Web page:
eight years and a lifetime

My mama tells me often that she admires me.

That she admires my boldness, my guts, my willingness to say whatever is on my mind.

You know who you are, Audra.  You’ve always known who you are.  

And tonight, here I sit.  Writing those words, thinking of all the times I’ve heard her say them, or something to their effect.  And in this moment, curled up on top of my bed, they feel so simultaneously hilarious and devastating.  Because what did I do? What kind of lies have I told, what kind of masks have I spent my entire life wearing, to make the woman who has known me for 100% of my life believe something so absolutely ridiculous about me?

Who I am feels like an onion, truth be told.  Layer by layer, one thing after another keeps getting peeled off.  Sometimes, the peeling is interesting and exciting and adventuresome.  Sometimes the ripping of the fibers just hurts like hell, usually depending on what I find beneath the edges of any given layer.

I haven’t known who I was since I left home when I was twenty years old.  Which is laughable, since I know myself far better today than I did back then.  Better to say that I haven’t lived under the impression that I know who I am since I was twenty years old.  Eight years and a lifetime ago, my world was shaded entirely in black and white; I had all these thoughts, clear ones.  Thoughts of who I would be and what I wanted, what I believed, how God worked, what the world was.

Eight years and a lifetime ago, God started slowly tearing all those thoughts away, pulling them back and exposing something a little more real, a little more true.  Eight years and a lifetime ago, I started having fewer answers and a whole lot more questions.  Eight years and a lifetime ago, I started being remade.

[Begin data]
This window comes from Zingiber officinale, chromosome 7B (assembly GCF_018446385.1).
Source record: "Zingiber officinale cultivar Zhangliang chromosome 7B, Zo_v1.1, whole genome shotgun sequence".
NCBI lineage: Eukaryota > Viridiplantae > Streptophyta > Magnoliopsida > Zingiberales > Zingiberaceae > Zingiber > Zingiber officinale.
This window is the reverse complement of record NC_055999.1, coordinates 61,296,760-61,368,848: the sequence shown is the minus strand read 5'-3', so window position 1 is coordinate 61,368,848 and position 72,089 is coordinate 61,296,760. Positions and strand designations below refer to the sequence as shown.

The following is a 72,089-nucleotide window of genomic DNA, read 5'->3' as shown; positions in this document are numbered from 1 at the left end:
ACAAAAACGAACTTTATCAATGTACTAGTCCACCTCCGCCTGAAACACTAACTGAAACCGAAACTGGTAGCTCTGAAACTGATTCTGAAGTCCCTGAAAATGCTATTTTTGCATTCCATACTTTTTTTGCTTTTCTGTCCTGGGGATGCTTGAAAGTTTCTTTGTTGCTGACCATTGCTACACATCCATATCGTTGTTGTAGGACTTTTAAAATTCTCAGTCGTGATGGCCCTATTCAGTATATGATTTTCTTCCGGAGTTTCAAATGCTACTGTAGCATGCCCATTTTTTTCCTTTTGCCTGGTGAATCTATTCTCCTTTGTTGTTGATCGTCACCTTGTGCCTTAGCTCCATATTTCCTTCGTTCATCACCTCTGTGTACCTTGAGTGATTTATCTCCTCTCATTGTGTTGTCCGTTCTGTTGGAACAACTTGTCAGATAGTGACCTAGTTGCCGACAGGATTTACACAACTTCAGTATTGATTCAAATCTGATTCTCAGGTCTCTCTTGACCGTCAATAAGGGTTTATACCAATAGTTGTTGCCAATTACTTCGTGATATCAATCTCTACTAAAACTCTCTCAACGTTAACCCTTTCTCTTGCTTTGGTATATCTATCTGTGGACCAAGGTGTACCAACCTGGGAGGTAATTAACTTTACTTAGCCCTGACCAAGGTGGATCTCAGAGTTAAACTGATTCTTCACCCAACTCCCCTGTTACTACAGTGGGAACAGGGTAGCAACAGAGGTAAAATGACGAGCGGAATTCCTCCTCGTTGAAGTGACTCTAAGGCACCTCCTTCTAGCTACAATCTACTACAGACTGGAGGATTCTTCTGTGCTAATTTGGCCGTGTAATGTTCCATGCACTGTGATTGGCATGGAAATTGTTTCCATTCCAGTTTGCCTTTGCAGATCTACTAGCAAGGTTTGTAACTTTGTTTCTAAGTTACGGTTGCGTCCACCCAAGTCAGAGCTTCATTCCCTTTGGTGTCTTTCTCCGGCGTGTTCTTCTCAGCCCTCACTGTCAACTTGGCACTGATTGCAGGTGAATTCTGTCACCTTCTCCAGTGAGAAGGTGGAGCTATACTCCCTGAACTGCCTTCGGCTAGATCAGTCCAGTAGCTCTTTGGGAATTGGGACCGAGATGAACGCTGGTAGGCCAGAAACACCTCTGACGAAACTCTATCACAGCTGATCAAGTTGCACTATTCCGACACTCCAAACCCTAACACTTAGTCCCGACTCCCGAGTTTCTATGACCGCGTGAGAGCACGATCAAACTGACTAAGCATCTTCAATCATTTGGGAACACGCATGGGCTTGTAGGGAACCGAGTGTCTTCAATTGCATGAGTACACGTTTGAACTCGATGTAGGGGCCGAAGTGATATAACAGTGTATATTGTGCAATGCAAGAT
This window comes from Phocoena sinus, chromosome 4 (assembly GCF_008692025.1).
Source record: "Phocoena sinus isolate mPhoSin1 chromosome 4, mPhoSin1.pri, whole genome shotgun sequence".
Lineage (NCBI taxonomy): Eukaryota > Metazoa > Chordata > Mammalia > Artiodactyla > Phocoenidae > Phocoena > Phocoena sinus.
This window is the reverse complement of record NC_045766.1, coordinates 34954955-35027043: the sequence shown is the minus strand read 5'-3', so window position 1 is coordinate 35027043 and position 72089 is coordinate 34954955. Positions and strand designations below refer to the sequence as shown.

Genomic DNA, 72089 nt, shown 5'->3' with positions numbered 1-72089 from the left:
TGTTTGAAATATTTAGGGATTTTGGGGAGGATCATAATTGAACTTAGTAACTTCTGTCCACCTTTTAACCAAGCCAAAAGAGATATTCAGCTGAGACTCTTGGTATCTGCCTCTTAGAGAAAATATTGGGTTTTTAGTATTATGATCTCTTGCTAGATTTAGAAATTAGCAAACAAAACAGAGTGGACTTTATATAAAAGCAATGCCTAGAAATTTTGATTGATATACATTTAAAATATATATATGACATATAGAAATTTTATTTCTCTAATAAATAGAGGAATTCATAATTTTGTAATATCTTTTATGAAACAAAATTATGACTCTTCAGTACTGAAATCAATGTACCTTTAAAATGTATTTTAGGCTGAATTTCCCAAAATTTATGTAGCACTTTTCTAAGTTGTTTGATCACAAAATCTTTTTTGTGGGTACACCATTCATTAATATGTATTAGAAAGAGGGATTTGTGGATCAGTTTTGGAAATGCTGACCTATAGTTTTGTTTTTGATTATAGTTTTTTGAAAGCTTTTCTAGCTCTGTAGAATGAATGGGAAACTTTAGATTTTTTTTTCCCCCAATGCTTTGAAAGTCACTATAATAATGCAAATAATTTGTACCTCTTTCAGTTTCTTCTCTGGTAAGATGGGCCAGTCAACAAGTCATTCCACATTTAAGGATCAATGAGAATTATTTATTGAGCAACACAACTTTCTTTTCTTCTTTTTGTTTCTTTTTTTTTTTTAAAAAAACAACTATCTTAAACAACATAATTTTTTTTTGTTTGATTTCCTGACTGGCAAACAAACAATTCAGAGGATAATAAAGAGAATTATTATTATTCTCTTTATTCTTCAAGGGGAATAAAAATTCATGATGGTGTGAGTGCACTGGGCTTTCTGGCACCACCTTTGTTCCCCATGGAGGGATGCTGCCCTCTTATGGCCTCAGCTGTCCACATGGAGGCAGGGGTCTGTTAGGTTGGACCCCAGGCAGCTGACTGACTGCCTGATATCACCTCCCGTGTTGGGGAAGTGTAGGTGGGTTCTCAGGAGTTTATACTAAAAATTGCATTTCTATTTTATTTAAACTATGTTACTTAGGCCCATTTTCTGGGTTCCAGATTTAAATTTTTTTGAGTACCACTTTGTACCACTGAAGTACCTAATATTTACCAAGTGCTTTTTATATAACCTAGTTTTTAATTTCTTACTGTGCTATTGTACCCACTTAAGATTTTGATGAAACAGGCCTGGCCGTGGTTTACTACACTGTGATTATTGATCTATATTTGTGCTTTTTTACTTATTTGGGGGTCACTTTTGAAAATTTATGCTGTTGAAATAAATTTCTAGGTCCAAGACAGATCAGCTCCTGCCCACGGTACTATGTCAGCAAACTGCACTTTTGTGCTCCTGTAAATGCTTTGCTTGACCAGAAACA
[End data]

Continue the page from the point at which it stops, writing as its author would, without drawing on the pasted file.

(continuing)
Eight years and a lifetime later, here I am.  And I have absolutely no idea who “I” is.  All I know is that the further I chase Jesus into life, the more the layers come off.  And the more layers come off, the harder it gets sometimes.  Lately, the fibers give way at the tug of divine hands and underneath is the gritty, dirty mess of more pride than I want to admit to.  Pride that demands my own way.  Pride that demands I be seen.  Pride that demands that my gifts be used for MY glory, not just His.  Pride that demands that others take a backseat while I ride up front.  It is a disaster in here some days, or maybe most.  And some days, more often than not, a part of me longs to just cover it all back up and go back to being that girl.  Go back to being that girl my mama’s talking about when she says that I have always known who I am.

And then, yesterday, I get this text message, and he’s spent part of his day writing.  He asks me, and I can hear his voice in my mind.  He asks me if ever, when I’m writing, I look back at what I’ve written and think, “Do I really believe this??” And I laugh out loud in a public place, a laugh that’s coming from a place of stunned gratefulness that somehow, that man I married gets me.  Even when he doesn’t know it or mean to.  He gets me.

And I tell him, with confidence I feel to my core, “ALL THE TIME.”  I tell him in my all-caps voice, because he deserves to know he’s not alone in all the ways he doesn’t know who he is.  In all the moments when he looks at his life and the words coming out of his mouth and out of his pen and suddenly wonders who he is and what he believes and whether anything he’s doing or saying is true.

He deserves to know he’s not the only one trying–and failing often–and trying again–and failing some more–to live an authentic story.

Maybe that’s the one thing I actually do know about who I am.  Maybe that’s the one of the parts that will remain after the stripping away of all the layers, the peeling back of flesh and neuroses and selfishness and gritty, dirty, frail humanity.

I really do long to live an authentic story.


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